Infection Prevention: What Ingredients are in Your Hand Hygiene Products?

By SC Johnson Professional Healthcare

Proper handwashing techniques paired with effective products can play a leading role in healthcare infection prevention (IP). According to the Centers for Disease Control and Prevention (CDC), healthcare providers wash their hands and sanitize up to 100 times per day, depending on their patient load[1]. However, not all soaps and hand sanitizers are created equal. There are many choices on the market, and it is important to review the complete product ingredient lists to make the most informed selection.

Continuous handwashing can sometimes cause the skin to be dry, itchy, irritated, cracked or even cause bleeding – a condition known as irritant contact dermatitis (ICD).[2]  According to the American Academy of Dermatology, dry, cracked skin makes it easier for germs and bacteria to get into your body[3]. Since providers can’t simply stop washing their hands if they experience adverse effects, infection preventionists should take an active role to select products with mild, non-drying ingredients. Such products don’t necessarily sacrifice efficacy.

Tips to Navigate Ingredient Lists and Product Labels

Infection preventionists should scrutinize the ingredient list of hand hygiene products and fully understand ingredients included in the formula before implementing them in their facility. Below are some helpful tips to be mindful of:

  • Choose mild, active ingredients for antimicrobial soaps. There are many antimicrobial options available, but it’s important to ensure the active ingredient is safe and effective under FDA rules. Consider a mild handwash that contains Benzalkonium Chloride (BZK) that is designed for frequent hand washing in healthcare settings. This is proven to eliminate 99.999% of Acinetobacter baumanni, MRSA, VRE and CRE. For surgical scrubs, an antimicrobial skin cleanser with Chlorhexidine Gluconate (CHG) is a popular choice. CHG is one of the most accepted active antimicrobial agents on the market.
  • Consider products that are perfume and dye-free. Selecting products that are perfume and dye-free can help minimize the risk of allergic reactions for employees with sensitive skin. While some facilities require the use of these products, those that don’t may have many users that prefer them.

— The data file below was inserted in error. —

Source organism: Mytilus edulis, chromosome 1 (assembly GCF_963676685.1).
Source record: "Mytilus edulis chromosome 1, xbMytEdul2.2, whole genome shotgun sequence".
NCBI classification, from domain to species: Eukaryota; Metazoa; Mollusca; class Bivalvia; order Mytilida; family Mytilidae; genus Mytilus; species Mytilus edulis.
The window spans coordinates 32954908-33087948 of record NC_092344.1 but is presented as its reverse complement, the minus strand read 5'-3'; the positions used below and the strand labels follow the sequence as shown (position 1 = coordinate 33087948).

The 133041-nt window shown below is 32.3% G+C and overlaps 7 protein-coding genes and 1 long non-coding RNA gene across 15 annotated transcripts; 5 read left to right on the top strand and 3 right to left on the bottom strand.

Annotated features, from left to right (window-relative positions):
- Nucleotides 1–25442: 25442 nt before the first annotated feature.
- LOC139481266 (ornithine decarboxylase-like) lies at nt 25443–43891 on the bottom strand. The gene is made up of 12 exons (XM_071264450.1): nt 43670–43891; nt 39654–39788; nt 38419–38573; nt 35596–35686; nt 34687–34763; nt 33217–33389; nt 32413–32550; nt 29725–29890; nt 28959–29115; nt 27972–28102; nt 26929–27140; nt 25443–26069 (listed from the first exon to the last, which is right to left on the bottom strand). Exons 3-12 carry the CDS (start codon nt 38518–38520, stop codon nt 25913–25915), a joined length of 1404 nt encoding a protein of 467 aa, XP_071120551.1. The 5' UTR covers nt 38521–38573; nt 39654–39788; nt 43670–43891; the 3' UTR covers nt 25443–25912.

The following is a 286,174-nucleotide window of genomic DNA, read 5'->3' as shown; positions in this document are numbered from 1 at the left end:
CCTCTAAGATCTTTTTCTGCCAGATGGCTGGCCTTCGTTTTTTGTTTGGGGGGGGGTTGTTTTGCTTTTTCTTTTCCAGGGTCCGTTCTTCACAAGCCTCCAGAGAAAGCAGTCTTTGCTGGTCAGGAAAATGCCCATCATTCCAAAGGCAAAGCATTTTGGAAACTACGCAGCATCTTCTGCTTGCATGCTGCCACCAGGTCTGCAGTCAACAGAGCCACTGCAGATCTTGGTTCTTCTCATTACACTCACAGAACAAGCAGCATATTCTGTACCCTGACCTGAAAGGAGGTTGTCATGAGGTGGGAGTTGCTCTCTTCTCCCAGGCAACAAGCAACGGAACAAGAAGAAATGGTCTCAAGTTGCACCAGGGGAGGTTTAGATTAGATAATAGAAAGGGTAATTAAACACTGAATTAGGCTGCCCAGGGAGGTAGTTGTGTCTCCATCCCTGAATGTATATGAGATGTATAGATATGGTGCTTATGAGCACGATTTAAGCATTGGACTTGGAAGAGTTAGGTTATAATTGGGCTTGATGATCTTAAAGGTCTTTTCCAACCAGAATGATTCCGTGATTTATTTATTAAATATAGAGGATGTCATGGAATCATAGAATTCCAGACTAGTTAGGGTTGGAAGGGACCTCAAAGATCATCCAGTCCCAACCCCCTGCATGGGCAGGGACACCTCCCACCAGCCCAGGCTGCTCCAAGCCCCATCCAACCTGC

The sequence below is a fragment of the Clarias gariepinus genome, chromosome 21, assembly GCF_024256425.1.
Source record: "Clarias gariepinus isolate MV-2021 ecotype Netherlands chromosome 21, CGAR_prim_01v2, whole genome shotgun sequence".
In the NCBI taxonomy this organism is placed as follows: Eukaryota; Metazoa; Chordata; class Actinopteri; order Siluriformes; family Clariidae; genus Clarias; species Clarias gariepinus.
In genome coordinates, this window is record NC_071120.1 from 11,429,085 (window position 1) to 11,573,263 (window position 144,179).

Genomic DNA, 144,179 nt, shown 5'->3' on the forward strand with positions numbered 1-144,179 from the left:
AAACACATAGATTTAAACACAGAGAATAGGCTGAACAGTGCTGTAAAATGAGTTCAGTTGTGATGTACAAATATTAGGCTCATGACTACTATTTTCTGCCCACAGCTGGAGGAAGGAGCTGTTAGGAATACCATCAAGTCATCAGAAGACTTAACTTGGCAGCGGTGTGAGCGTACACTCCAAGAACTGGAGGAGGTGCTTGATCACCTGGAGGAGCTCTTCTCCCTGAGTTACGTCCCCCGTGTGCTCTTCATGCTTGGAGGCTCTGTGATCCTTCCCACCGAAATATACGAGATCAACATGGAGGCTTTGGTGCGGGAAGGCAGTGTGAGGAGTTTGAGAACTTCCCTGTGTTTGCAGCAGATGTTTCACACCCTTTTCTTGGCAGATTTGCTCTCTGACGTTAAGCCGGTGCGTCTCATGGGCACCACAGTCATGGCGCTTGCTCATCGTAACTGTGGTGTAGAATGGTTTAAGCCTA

• Look for non-drying formulated products. Products with non-drying formulas can leave skin feeling smooth and hydrated after use. These products are designed for high-frequency use with healthcare providers in mind to help minimize dry skin and irritation that can sometimes result from frequent handwashing and sanitizing.
  • Select hand sanitizers wisely. Many options are available, so it’s important for Infection Preventionists to select hand sanitizers that users like to encourage proper hand hygiene. Foam options with proper dosing are often preferred in healthcare settings, rather than a runny gel or liquid. Look for moisturizing, glove and CHG-compatible products with ethanol as the active ingredient. The CDC recommends that sanitizers have at least 60 percent alcohol to be effective[4].
  • Review Safety Statements – Product labels should have required safety statements under FDA rules. It’s also important to review all third-party certifications to fully understand what they mean and if they will benefit users.

Clean Hands with Confidence

For the frequency that healthcare workers are required to wash their hands, it’s important to provide them with mild, yet effective handwashes, scrubs and sanitizers that help protect the skin. Infection Preventionists have the opportunity to review and select products with transparent ingredient lists and safety labels to provide the best hand hygiene products for their facilities.

For more information about SC Johnson Professional products and solutions for healthcare facilities, visit

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